In an biannual ritual that sees us scurrying around the house fiddling with oven timers, boiler programmes and digital devices, the clocks are set to go forward this weekend, marking the beginning of British summer time. But why do we do this, and why will we have to do it all again come October? Here are six cool facts about daylight saving time (DST).
It was while riding his horse around the empty streets of London early one morning in 1905 that Willett happened upon the idea of the UK moving its clocks forward by 80 minutes between April and October, to better take advantage of available sunlight. Despite his best efforts, British Parliament consistently rejected the idea, and Willett died in 1915 before he saw his dream come to life.
On 30 April 1916, Germany adopted DST to conserve electricity. The United Kingdom followed suit some weeks later, and the idea of ‘summer time’ was born. Clocks were moved forward 60 minutes, though, rather than Willett’s awkward suggestion of 80.
In the immediate aftermath of the Second World War, DST was implemented throughout Europe to help conserve fuel for national recovery and rebuilding programmes, but many countries later abandoned it again as DST became an unpleasant reminder of the war itself. France didn’t implement DST again until 1975, and only then because of a worldwide oil shortage which meant lighting reductions were necessary.
In 1968, the clocks went forward as usual in March, but didn’t return to Greenwich Mean Time in the autumn. In fact, they stayed one hour ahead until 1971 – a period called British Standard Time. This wasn’t the first ‘experiment’ of its kind, though. During the Second World War Britain adopted Double British summer time, with the clocks one hour ahead of Greenwich in winter and two hours ahead in summer.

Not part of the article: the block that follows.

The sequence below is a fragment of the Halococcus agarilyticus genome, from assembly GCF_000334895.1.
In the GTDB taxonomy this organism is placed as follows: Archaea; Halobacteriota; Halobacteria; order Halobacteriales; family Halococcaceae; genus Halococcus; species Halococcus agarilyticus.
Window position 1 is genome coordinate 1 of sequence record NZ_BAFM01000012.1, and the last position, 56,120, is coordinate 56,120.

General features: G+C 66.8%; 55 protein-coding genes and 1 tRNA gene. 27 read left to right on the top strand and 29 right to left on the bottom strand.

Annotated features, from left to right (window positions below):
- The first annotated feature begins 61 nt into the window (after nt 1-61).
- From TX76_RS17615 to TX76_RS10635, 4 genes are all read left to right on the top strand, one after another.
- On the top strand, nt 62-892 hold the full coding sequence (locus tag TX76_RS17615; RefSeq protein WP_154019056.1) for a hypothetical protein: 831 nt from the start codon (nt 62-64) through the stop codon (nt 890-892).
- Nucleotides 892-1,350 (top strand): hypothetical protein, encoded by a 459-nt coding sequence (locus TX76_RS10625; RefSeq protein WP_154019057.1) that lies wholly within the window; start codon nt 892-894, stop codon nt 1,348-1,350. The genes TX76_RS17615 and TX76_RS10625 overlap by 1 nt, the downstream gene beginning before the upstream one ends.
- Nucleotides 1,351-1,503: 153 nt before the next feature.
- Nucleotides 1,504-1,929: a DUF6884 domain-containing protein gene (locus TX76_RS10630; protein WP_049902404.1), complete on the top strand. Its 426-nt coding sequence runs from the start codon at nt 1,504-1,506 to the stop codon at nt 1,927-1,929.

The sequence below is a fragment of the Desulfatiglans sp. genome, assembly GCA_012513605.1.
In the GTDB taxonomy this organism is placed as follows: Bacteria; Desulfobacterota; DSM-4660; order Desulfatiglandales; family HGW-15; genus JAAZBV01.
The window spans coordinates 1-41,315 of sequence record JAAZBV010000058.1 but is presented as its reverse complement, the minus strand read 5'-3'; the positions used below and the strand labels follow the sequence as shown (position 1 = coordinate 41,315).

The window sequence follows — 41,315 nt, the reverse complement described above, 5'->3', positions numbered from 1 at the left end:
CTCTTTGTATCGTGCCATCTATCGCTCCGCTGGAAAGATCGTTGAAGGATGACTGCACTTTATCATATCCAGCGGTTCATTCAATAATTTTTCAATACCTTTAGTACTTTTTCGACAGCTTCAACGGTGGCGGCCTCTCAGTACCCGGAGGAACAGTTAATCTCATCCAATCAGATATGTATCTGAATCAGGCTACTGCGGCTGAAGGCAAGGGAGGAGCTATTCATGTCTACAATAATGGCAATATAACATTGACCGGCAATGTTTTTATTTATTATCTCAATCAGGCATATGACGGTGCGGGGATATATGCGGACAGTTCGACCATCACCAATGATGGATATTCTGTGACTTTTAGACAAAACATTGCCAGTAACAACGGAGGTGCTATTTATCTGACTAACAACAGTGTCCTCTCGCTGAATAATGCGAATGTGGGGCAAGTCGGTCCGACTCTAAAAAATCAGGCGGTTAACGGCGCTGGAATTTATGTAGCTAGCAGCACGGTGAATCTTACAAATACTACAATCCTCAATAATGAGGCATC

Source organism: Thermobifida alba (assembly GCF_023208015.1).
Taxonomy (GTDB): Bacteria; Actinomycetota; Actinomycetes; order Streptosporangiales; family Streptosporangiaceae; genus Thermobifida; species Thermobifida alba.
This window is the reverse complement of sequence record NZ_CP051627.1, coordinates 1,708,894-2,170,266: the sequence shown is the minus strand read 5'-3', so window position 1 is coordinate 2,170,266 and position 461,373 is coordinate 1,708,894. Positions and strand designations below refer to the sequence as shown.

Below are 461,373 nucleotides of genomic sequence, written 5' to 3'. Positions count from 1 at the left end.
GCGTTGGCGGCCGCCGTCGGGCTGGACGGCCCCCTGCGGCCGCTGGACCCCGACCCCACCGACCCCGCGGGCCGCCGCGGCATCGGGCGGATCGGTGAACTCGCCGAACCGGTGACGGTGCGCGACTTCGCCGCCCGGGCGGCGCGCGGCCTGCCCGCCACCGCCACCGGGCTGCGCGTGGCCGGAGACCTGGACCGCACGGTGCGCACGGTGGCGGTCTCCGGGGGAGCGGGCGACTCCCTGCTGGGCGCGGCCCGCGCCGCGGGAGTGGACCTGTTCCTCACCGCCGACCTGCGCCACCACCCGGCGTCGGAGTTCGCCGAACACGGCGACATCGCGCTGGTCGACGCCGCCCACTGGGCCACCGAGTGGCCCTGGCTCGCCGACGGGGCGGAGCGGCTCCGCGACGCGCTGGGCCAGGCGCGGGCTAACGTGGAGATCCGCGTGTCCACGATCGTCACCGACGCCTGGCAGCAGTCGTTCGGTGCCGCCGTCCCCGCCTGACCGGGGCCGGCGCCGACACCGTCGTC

By the early 80s, most countries within the EU were using DST, but they didn’t all have the same rules, which caused mayhem with transport schedules and communications. It wasn’t until 1996 that the EU standardised DST across the continent, and in 2000 an EU Directive was issued that said the last Sundays of March and October were to be the definite DST schedule days.
Daylight saving time is now implemented in more than 70 countries around the world, and while many have grown accustom to it and even benefit from the extra light (which means lower bills!), there are some that find the practice disruptive and unnecessary. Farmers, particularly in America, work by the sun, not the clock, and the shift in time can play havoc with their schedules. Proposals to extend, edit or even do away with the system are occasionally made in parliament, but with pros and cons on each side, the debate continues.
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